Anti-Bullying Network News
Issue Eight, Spring 2005


Free resources

Free on request multiple copies of our
- Let's Stop Bullying posters (for primary)
- Democracy newsletter with SSEN
- Joint ABN & SSEN Newsletter March 2004
- Newsletter 7

Anti-Bullying Network
Moray House School of Education
The University of Edinburgh
Holyrood Road
Edinburgh EH8 8AQ
Tel: 0131 651 6103
Fax: 0131 651 6088

Click to read Front Page
Click to read SEED
Click to read Bullying - we're all in it together
Click to read Local Authorities and Anti-Bullying - What's going on?
Click to read ChildLine Scotland
Click to read Homophobic Bullying - Resources to tackle it
Click to read Surf Board

This newsletter was edited by Kate Betney and designed by MALTS

Surf Board

Bullying: identify, cope and preventThink You Know is a website produced by the Home Office, with interactive material for young people on how to stay safe while having fun online. It includes sections for parents and carers.

Take a Stand. Lend a Hand. Stop Bullying Now! This interactive US website is designed by and for young people and provides information about bullying - what we know about it and what young people can do to stop it. In addition to information and tips this website encourages young people to get involved through animated web characters and games.

Upper primary pupils, parents and staff at Strathburn Primary in Aberdeenshire taking positive action to tackle bullying in their schoolPersonal feedback from a P7 teacher who used the Upper Primary book in the series 'Bullying: identify, cope and prevent' published by Prim-Ed: 'It was an invaluable and core resource. I found it so easy to use - in particular the questionnaire for pupils and the letter home to parents which directly involved them in our anti-bullying work', said Fiona Napier, teacher at Strathburn Primary School, Aberdeenshire.


What research tells us about bullying

In 2002 Barnardos published a review of bullying research which provides brief details of some recent UK studies covering aspects such as risk and protective factors, the impact of bullying and school based interventions. This report is available online.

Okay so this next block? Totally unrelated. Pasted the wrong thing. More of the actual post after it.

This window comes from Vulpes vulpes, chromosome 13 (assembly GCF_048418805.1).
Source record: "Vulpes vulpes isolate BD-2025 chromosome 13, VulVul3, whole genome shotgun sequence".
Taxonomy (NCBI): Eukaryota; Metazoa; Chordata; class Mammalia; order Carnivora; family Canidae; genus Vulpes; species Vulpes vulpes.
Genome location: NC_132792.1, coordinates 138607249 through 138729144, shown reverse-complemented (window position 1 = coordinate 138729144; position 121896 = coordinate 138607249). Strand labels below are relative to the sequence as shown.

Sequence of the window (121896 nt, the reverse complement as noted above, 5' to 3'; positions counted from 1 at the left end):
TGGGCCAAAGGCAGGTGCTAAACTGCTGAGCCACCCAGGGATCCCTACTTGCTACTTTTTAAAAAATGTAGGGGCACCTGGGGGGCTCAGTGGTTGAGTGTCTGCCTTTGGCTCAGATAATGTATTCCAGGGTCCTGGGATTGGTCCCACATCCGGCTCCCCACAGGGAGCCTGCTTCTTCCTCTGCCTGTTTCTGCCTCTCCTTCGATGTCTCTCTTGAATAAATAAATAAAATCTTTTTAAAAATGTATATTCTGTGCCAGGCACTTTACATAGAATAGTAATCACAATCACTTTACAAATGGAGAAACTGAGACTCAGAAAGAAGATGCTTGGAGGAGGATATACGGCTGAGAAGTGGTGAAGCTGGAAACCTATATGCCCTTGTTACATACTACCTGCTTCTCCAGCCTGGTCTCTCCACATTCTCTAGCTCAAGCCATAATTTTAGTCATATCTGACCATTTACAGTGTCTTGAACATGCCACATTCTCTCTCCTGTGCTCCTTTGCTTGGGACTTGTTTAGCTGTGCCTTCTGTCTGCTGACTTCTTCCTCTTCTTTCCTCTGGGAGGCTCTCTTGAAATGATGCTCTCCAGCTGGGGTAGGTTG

In 2002, the charity NCH carried out a national survey into text bullying. For information about this survey and for advice and tips about text bullying (including links to other UK websites) see the information section of the NCH website. NCH is conducting further research into text bullying in 2005, in partnership with Tesco Mobile and Computers For Schools.

How Good is our Ethos?

Joint Anti-Bullying and Scottish Schools Ethos Networks' conference to be held on Tuesday 7 June 2005, at the University of Edinburgh Pollock Halls.

How Good is our Ethos?A positive ethos is not only key for effective work in schools, it influences how schools see their role in the local community and their relationships with parents and families. With the exciting new developments currently taking place in Scottish education it is time to look forward to ways in which ethos can be used as a connecting theme across a number of school activities.

The conference aims:

  • To reconsider the range of issues which are grouped under the heading of ethos.
  • To explore how schools have used the concept of ethos to help them make connections between their formal and informal curricula and their in and out-of-school commitments.
  • To suggest how the concept of ethos might continue to play a useful part in the improvement of schools and other institutions which serve the interests of young people in Scotland.

The conference is aimed at adult members of wider school communities. The keynote speaker is Professor John MacBeath, Chair of Educational Leadership at the University of Cambridge.